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City spiders may spin low-vibe webs

Anchoring silk on human-made structures might change background vibrations and make prey detection harder

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8:00am, March 10, 2014

LURKER  The twitches that let a European garden spider know that lunch has landed may not be as easy to detect if strands of its web anchor to human-made materials.

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Spiders that spin webs on concrete and steel structures may be missing some good vibrations — and have a harder time catching their next meal.

Attaching silk strands to walls, metal poles and other human-made materials can dampen the usual background vibrations in spider webs, says Chung-Huey Wu of National Taiwan University in Taipei City. In lab tests, spiders in vibrationally quiet webs were not as quick as spiders in livelier webs to detect prey, Wu and Damian Elias of the University of California, Berkeley report in the April Animal Behaviour.

Biologists have investigated other impacts of the rumbles of human activity on wildlife, such as urban noise influencing bird songs or roaring machinery at gas wells changing which species are willing to nest in the area (SN: 8/27/11, p. 26). As far as he knows, Wu says, this is the first study to look at the effects of human environments on the vibrations in a spider web.

Wu did the project during a year he spent at the University of California, Berkeley, focusing on a commonspecies that has invaded North America, the European garden spider (Araneus diadematus). Like many spiders, the garden spider builds its web anew early each morning and eats the used web at night. The spider spends the day hanging in the web’s hub, monitoring for telltale twitches of a fly or other prey that has bumbled into a strand.

To get an idea of vibrations in a human-made landscape, Wu visited 50 webs in downtown and suburban Berkeley. He checked the basic background vibrations at 283 points where the webs attached to a surface, such as a parking sign, a Buddhist bookstore, a leaf or a twig. “What it looked like was a man with a tripod, wearing headphones, doing serious things staring at a tree,” Wu says.

The routine background hum of downtown traffic, Wu and Elias concluded, wasn’t likely to drown out the cues spiders need to detect prey. What might be more important, however, are materials in human-built landscapes. Overall, the metal, concrete, plastic and other human-made supports for webs were less sensitive to disturbances: The artificial materials didn’t vibrate with ups and downs as big or as variable as the leaves, twigs and other natural substrates.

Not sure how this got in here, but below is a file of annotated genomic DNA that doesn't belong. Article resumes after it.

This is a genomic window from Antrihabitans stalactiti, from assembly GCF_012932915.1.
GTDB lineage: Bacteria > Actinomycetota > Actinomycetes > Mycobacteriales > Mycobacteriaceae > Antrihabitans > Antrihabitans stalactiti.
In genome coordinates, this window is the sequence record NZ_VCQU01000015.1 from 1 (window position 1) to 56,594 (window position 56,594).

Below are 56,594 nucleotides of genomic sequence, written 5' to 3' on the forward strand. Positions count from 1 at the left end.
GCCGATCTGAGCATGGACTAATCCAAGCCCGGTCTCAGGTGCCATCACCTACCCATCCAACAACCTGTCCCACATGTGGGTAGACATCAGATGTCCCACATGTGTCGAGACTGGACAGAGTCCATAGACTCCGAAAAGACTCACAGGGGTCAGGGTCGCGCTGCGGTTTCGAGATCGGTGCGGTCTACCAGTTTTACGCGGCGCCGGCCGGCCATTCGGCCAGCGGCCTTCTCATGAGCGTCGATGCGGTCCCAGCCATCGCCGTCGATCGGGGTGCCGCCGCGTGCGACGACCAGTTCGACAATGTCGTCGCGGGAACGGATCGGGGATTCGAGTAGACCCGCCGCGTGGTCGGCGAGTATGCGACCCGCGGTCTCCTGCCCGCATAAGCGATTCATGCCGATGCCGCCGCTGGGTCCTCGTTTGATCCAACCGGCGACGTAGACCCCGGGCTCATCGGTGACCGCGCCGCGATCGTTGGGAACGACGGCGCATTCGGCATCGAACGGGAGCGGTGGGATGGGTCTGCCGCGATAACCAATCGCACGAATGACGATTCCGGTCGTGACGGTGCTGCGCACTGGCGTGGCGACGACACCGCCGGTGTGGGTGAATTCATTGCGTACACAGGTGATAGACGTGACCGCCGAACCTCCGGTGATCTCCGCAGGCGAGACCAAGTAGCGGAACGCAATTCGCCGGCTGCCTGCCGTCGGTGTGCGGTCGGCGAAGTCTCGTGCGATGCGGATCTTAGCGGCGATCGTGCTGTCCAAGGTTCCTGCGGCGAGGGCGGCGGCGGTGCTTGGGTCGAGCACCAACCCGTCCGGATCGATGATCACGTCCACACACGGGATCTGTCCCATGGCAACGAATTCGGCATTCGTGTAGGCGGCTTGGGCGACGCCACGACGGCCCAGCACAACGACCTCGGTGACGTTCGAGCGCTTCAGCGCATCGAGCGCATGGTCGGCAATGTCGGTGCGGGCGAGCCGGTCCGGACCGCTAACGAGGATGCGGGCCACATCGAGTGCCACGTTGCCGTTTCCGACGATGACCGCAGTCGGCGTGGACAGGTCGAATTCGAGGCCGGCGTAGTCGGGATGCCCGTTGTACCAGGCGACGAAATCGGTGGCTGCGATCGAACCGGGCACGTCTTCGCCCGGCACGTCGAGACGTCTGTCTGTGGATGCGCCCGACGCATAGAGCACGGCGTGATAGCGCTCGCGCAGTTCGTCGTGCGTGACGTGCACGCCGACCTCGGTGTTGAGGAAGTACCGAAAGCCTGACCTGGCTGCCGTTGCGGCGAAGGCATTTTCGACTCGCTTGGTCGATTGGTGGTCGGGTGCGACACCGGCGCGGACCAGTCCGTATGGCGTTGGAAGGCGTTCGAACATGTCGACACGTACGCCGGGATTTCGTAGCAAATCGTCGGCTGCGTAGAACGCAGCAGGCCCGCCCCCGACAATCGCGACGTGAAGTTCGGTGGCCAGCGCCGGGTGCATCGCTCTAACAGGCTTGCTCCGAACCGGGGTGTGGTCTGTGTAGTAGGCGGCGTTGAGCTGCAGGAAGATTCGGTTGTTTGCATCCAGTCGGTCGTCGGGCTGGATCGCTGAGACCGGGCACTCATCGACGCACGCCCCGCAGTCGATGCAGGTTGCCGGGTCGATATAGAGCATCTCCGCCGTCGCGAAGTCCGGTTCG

To see whether low-vibe materials have consequences for web hunting, Wu and Elias mimicked various prey-capture scenarios in the lab. The researchers provided frames for spiders to build webs in and then shook the frames at low, medium and high background vibrations to mimic ambient, breezy, and extreme (a construction site) vibratory environments. Wu then checked to see how mild a twitching of prey the spiders could detect (and rush toward) against different shaky backgrounds. To imitate prey, Wu ordered a stereo woofer online and built a device that vibrated a rod against a spot in the web, starting with just the slightest hum and then cranking up to vigorous twitches.

The spiders proved most sensitive to supposed prey when the frame that held their webs vibrated at the intermediate, breezy level. Wu speculates that a moderately lively background keeps the spider more alert.

Wu isn’t ready yet to say whether the vibrations in human-built landscapes actually pose a hazard for web-building spiders. In human-made environments, prey may be so abundant that a less-than-optimal web doesn’t matter in the end.

Chad Johnson of Arizona State University in Tempe has noticed that the black widows he studies build smaller webs in town than they do in the desert. Webs take a lot of resources to make, he says. “This paper may be showing us that city spiders cannot afford to spend a lot on a web that is going to be lousy at transmitting vibrations.” 

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